or walk inside the poem's room
and feel the walls for a light switch.
I want them to waterski
across the surface of a poem
waving at the author's name on the shore.
But all they want to do
is tie the poem to a chair with rope
and torture a confession out of it.
They begin beating it with a hose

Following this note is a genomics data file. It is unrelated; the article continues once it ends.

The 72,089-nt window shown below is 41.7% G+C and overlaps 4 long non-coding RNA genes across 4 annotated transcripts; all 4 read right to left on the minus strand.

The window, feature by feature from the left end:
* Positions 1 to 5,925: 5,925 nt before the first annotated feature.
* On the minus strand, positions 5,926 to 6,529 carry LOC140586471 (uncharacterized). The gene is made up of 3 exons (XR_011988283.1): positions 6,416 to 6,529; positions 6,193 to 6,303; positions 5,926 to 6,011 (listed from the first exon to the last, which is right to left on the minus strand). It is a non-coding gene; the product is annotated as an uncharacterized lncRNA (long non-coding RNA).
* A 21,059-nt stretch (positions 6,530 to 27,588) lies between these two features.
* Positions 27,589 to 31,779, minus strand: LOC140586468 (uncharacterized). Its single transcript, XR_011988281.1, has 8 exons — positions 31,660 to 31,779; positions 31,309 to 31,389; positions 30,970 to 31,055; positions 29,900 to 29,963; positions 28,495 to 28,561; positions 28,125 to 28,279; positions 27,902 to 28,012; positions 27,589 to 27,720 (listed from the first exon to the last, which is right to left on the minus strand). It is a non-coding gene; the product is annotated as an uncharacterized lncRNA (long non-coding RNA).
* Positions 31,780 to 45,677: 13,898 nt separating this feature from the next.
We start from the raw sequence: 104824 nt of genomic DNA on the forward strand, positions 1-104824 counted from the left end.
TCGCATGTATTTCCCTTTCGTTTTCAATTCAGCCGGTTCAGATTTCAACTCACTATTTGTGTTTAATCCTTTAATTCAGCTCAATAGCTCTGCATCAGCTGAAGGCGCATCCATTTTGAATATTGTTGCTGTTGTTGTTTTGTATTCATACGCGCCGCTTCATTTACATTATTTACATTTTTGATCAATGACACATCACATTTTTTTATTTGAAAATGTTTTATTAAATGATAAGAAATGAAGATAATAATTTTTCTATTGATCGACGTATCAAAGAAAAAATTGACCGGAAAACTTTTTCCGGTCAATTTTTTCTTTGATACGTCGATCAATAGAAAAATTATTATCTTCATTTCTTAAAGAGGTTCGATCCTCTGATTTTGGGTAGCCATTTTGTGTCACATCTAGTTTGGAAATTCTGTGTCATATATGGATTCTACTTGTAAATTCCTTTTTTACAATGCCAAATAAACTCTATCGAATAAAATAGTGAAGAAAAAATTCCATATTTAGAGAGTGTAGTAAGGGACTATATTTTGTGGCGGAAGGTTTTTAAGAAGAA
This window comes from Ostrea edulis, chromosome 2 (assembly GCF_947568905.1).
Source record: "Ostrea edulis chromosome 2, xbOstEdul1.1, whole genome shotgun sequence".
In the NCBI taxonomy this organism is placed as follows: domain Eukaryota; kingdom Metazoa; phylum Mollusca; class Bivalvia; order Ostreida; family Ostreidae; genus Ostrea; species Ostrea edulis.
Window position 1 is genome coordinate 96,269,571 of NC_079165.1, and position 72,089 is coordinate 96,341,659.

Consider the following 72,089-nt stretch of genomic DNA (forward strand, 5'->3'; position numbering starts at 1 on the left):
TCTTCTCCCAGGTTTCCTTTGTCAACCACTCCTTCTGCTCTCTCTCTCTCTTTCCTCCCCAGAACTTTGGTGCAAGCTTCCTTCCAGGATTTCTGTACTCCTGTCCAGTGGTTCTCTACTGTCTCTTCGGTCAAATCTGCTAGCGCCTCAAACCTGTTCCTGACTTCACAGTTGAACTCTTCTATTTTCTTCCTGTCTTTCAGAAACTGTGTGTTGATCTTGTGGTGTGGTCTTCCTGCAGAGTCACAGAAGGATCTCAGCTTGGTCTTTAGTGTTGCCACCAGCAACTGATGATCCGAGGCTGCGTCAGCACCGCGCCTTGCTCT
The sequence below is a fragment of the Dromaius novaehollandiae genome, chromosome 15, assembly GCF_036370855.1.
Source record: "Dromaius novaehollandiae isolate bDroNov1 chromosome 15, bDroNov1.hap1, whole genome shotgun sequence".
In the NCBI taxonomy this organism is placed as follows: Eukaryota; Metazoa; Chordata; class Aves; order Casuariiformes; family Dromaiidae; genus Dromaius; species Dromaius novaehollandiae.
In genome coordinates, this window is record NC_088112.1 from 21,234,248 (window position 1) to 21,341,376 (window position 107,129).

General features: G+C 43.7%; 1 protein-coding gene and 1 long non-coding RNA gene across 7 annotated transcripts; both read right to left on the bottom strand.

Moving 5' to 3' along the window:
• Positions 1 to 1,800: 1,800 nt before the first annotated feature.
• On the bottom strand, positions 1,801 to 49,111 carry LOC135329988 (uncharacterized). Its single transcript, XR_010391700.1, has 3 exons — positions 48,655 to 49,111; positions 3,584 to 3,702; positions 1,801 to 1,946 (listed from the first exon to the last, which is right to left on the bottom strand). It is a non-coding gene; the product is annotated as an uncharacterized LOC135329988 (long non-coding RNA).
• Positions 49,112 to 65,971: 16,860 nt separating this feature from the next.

to find out what it really means. Why choose this poem? Why did I choose this poem? A better question is why wouldn't I? From the moment I read this poem it contained all the elements I look for in any work of literature: humor, cleverness, and thought-provoking underlying meaning. It's definitely a poem I'm glad I came across and am happy to elaborate and share. And, it helps that it's completely relatable to me. How does imagery shape meaning? In the poem, Collins use of imagery is the backbone with which the poem thrives. Beginning in the opening stanza when Collins writes: "I ask them to take a poem/and hold it up to the light/like a color slide" (1-3) this becomes an example for the rest of the poem. Those lines illustrate how a poem when observed in better circumstance is something to admire. It then proceeds to use the analogy of a mouse in maze to compare how one would uncover the complex meaning of the poem. However, the poem should be admired for its amazement and complexity, but as the last stanza points out, many people restrict the poem to rigid questioning in order to find out its true meaning. How does metaphor/simile shape meaning? Collins' uses of metaphor and simile in the poem aids in the shaping of the poems meaning. For example, in stanza one, he compares a poem to a color slide. Thus by doing so he illustrates to the reader that a poem needs to be observed closely and when it's examined well enough in the "light" it shows the reader beautiful colors like that of a color slide. Later on he compares a poem to a maze and the reader a mouse trying to navigate it. This stanza compares the complexity and unfamiliarity of a poem to a new reader. It exemplifies another quality about poems. However, like most English teachers require, Collins states: "But all they want to do/is tie the poem to a chair with rope/and torture a confession out of it." In one of the final stanzas of the poem Collins describes how a poem is a physical being able to be tortured for meaning. With the use of this metaphorical phrase it can be observed that poems are regarded with more practicality and analysis than enjoyment and pleasure as the poem highlights How does personification shape meaning? The poem also displays some personification, but it is quite brief. Collins, in the sixth stanza depicts poetry as a person tied down and severely questioned. Due to this interpretation of the poem it shows the reader how, by over analyzing and questioning the poem, they're taking the fun out of it. Bibliography: Poetry Foundation. 1998. University of Arkansas Press. 2012 <http://www.poetryfoundation.org>